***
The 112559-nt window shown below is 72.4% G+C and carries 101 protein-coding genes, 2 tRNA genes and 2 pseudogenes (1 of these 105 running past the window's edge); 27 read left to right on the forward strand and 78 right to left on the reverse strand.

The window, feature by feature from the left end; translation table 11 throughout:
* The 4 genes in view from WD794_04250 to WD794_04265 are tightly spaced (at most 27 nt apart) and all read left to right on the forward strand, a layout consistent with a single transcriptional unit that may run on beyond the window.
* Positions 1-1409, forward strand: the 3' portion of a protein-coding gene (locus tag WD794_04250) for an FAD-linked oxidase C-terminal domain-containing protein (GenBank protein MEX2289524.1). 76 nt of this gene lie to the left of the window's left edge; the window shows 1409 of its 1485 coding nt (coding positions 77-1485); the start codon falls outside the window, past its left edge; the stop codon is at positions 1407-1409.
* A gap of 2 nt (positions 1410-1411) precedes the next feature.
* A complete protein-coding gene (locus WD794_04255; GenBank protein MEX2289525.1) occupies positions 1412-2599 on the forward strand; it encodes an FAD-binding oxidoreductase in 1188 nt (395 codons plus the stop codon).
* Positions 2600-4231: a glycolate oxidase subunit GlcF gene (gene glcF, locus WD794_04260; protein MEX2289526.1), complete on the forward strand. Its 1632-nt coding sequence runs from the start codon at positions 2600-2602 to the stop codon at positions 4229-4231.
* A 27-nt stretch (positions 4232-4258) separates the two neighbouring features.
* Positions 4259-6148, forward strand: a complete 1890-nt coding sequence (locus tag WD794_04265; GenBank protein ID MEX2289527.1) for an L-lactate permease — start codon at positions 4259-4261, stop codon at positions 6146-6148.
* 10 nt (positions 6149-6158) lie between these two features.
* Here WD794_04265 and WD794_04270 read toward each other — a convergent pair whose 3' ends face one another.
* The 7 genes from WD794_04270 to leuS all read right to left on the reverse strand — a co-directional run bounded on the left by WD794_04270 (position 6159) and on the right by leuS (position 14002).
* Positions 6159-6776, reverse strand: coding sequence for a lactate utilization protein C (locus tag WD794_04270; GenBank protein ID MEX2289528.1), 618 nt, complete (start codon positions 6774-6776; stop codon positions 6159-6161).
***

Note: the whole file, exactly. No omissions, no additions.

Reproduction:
The 112559-nt window shown below is 72.4% G+C and carries 101 protein-coding genes, 2 tRNA genes and 2 pseudogenes (1 of these 105 running past the window's edge); 27 read left to right on the forward strand and 78 right to left on the reverse strand.

The window, feature by feature from the left end; translation table 11 throughout:
* The 4 genes in view from WD794_04250 to WD794_04265 are tightly spaced (at most 27 nt apart) and all read left to right on the forward strand, a layout consistent with a single transcriptional unit that may run on beyond the window.
* Positions 1-1409, forward strand: the 3' portion of a protein-coding gene (locus tag WD794_04250) for an FAD-linked oxidase C-terminal domain-containing protein (GenBank protein MEX2289524.1). 76 nt of this gene lie to the left of the window's left edge; the window shows 1409 of its 1485 coding nt (coding positions 77-1485); the start codon falls outside the window, past its left edge; the stop codon is at positions 1407-1409.
* A gap of 2 nt (positions 1410-1411) precedes the next feature.
* A complete protein-coding gene (locus WD794_04255; GenBank protein MEX2289525.1) occupies positions 1412-2599 on the forward strand; it encodes an FAD-binding oxidoreductase in 1188 nt (395 codons plus the stop codon).
* Positions 2600-4231: a glycolate oxidase subunit GlcF gene (gene glcF, locus WD794_04260; protein MEX2289526.1), complete on the forward strand. Its 1632-nt coding sequence runs from the start codon at positions 2600-2602 to the stop codon at positions 4229-4231.
* A 27-nt stretch (positions 4232-4258) separates the two neighbouring features.
* Positions 4259-6148, forward strand: a complete 1890-nt coding sequence (locus tag WD794_04265; GenBank protein ID MEX2289527.1) for an L-lactate permease — start codon at positions 4259-4261, stop codon at positions 6146-6148.
* 10 nt (positions 6149-6158) lie between these two features.
* Here WD794_04265 and WD794_04270 read toward each other — a convergent pair whose 3' ends face one another.
* The 7 genes from WD794_04270 to leuS all read right to left on the reverse strand — a co-directional run bounded on the left by WD794_04270 (position 6159) and on the right by leuS (position 14002).
* Positions 6159-6776, reverse strand: coding sequence for a lactate utilization protein C (locus tag WD794_04270; GenBank protein ID MEX2289528.1), 618 nt, complete (start codon positions 6774-6776; stop codon positions 6159-6161).